Sara Watkins comes home

Singer and multi-instrumentalist to play solo show in Rancho Bernardo


“Changing strides is kind of crucial to my creative process.”

Sara Watkins isn’t lying. The Grammy-winning fiddler, songwriter and founding member of San Diego’s own Nickel Creek has parlayed her affinity for artistic diversity into an already 30-year career that shows no signs of slowing down.

Watkins was only 8 when she joined forces with mandolinist Chris Thile and her guitarist brother Sean to play bluegrass in the originally Vista-based Nickel Creek. Producing six studio albums and weathering a nearly decadelong hiatus, the trio last reformed in 2014 for their 25th anniversary.

Watkins started her solo career in 2008, taking her music in a host of new sonic directions. It also yielded three more albums, the first of which was produced by none other than Led Zeppelin bassist John Paul Jones.

Between it all, the multitalented musician and singer has thrown herself into a diverse array of other projects, from playing in indie folk quintet The Decemberists and Jackson Browne’s band to teaming with Garrison Keillor on his Prairie Home Companion show and curating a regular night with her brother (billed as The Watkins Family Hour) at the Largo club in Los Angeles.

The latter even produced its own self-titled album in 2015.

But most recently, Watkins has been playing with yet another band – I’m With Her – a bluegrass/folk/gospel “supergroup” of sorts that also boasts multiinstrumentalists Sarah Jarosz and Aoife O’Donovan.

And since tour dates surrounding their Ethan Johns-produced 2018 debut, See You Around, are finally wrapping up, Watkins will once again be faced with a familiar question – what to do next?

So far, the answer is at least two upcoming solo shows (one in Thousand Oaks and one in Rancho Bernardo) that will “run the gamut” of her musical output, the appearances not so secretly designed to put the multifaceted performer in a new creative mindset. But at this point in her career, Watkins has become quite accustomed to switching artistic gears.

In fact, that’s exactly what she told her fellow band members in I’m With Her as they were preparing to take their own hiatus.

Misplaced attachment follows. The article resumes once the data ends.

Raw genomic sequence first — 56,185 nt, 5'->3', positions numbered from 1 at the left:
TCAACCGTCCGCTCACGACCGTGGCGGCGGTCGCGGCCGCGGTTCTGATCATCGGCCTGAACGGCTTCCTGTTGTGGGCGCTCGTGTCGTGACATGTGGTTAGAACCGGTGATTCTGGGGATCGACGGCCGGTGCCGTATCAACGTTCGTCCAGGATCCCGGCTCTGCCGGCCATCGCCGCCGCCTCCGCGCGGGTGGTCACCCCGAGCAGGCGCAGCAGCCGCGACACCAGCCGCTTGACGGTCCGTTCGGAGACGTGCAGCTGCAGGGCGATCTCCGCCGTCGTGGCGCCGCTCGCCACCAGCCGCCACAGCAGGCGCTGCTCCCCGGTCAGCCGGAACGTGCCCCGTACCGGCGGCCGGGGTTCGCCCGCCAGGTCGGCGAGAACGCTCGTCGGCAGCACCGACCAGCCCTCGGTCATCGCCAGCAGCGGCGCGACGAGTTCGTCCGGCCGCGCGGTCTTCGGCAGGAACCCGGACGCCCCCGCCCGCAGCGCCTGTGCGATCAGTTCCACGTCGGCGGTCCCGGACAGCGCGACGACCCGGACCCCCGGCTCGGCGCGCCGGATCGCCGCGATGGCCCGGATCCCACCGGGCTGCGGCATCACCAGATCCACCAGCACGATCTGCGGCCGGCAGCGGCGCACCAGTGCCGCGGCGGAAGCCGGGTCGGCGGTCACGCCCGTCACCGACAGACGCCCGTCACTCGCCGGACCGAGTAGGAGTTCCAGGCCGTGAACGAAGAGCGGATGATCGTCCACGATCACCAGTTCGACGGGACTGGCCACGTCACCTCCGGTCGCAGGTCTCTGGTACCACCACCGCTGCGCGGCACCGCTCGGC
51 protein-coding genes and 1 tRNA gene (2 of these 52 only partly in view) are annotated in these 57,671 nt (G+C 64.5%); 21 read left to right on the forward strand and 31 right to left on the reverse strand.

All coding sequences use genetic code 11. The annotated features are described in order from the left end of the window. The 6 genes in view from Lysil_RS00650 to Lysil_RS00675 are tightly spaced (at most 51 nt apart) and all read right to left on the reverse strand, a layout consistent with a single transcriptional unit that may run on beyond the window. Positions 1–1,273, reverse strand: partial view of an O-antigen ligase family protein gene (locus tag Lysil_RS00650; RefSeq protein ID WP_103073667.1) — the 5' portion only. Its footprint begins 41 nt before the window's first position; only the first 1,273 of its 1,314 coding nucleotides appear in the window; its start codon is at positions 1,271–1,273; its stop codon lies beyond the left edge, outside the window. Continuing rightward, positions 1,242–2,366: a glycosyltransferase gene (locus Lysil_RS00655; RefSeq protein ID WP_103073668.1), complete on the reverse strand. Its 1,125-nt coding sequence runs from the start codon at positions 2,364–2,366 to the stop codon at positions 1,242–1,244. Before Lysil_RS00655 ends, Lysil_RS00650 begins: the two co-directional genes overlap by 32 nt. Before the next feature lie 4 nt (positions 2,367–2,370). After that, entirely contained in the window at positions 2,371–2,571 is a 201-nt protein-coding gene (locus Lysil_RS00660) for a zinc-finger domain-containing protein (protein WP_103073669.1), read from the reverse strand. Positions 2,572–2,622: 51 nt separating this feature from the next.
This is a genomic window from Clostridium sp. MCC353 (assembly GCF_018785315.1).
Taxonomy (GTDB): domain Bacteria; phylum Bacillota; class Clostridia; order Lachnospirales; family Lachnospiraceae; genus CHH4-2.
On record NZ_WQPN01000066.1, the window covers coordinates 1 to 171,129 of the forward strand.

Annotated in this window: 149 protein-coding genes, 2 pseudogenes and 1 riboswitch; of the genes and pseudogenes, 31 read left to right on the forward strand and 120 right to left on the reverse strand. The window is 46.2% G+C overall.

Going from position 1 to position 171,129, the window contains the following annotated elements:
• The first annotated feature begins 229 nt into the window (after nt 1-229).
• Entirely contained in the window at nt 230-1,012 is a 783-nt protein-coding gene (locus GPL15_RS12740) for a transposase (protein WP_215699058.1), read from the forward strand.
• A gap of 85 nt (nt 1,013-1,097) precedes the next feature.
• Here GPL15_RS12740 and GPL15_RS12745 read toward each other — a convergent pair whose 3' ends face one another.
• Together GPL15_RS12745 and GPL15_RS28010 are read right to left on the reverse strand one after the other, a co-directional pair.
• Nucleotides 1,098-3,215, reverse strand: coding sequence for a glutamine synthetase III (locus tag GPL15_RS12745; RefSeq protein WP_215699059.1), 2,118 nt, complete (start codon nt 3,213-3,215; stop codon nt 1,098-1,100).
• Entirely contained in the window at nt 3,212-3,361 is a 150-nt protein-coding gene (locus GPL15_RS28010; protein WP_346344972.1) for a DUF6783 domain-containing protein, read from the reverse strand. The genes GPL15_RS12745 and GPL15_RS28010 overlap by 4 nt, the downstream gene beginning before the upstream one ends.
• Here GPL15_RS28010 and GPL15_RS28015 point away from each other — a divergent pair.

“It’s funny,” Watkins said recently from her Los Angeles home. “I was just telling Aofie and Juroz that I don’t think I have it in me to do more than one album at a time for any project. And I feel like that’s a real privilege — touring with a lot of other people, seeing how they do shows, being able to dive in as a sideman. I’ve been able to do that between each of my records. It’s such an honor. I’m so grateful that I get to play all of those parts and dig into the nuances each requires.”

In addition to the solo shows and just getting some time to spend with her nearly 2-year-old daughter, Watkins is hesitant to speculate on what her next official project will be.

But that doesn’t mean she has nothing planned.

“There are a couple of hypothetical scenarios floating around in the ether,” said Watkins with a laugh. “There are just so many moving parts. But it feels good to have at least hypotheticals flying around out there. It’s all just very lightly penciled in.”

Although the singer and songwriter is every bit as skilled as a musician as she is at giving vague answers when needed, some of those things out there in the ether are getting more attention than others.

Watkins and her brother have been writing as a duo lately — amazingly, something they’ve never done before — and there has been talk of a possible new Watkins Family Hour album on the horizon.

The pair have been “really enjoying” the process thus far and, at least to this point, are deliberately not asking any of the wild cast of musical characters that could be at their disposal to pitch in.

Then again, Nickel Creek, I’m With Her and the Family Hour are all still working bands, and Watkins doesn’t see “why there wouldn’t be” another solo record in the near future.

But for now, she’s just going to focus on the two upcoming solo shows and let the rest work itself out.

“I’ve always felt like if you’re in one band,” Watkins said, “you should be in two. It just challenges you in different ways and makes everything a bit more healthy. Right now, it does feel like it’s time to dig into some Family Hour stuff, but as it’s always worked for me, it’ll be evident when the time comes to make a record.”

Sara Watkins

When: 6:30 p.m., Aug. 25
Where: 13330 Paseo Del Verano Norte, Rancho Bernardo
Cost: $45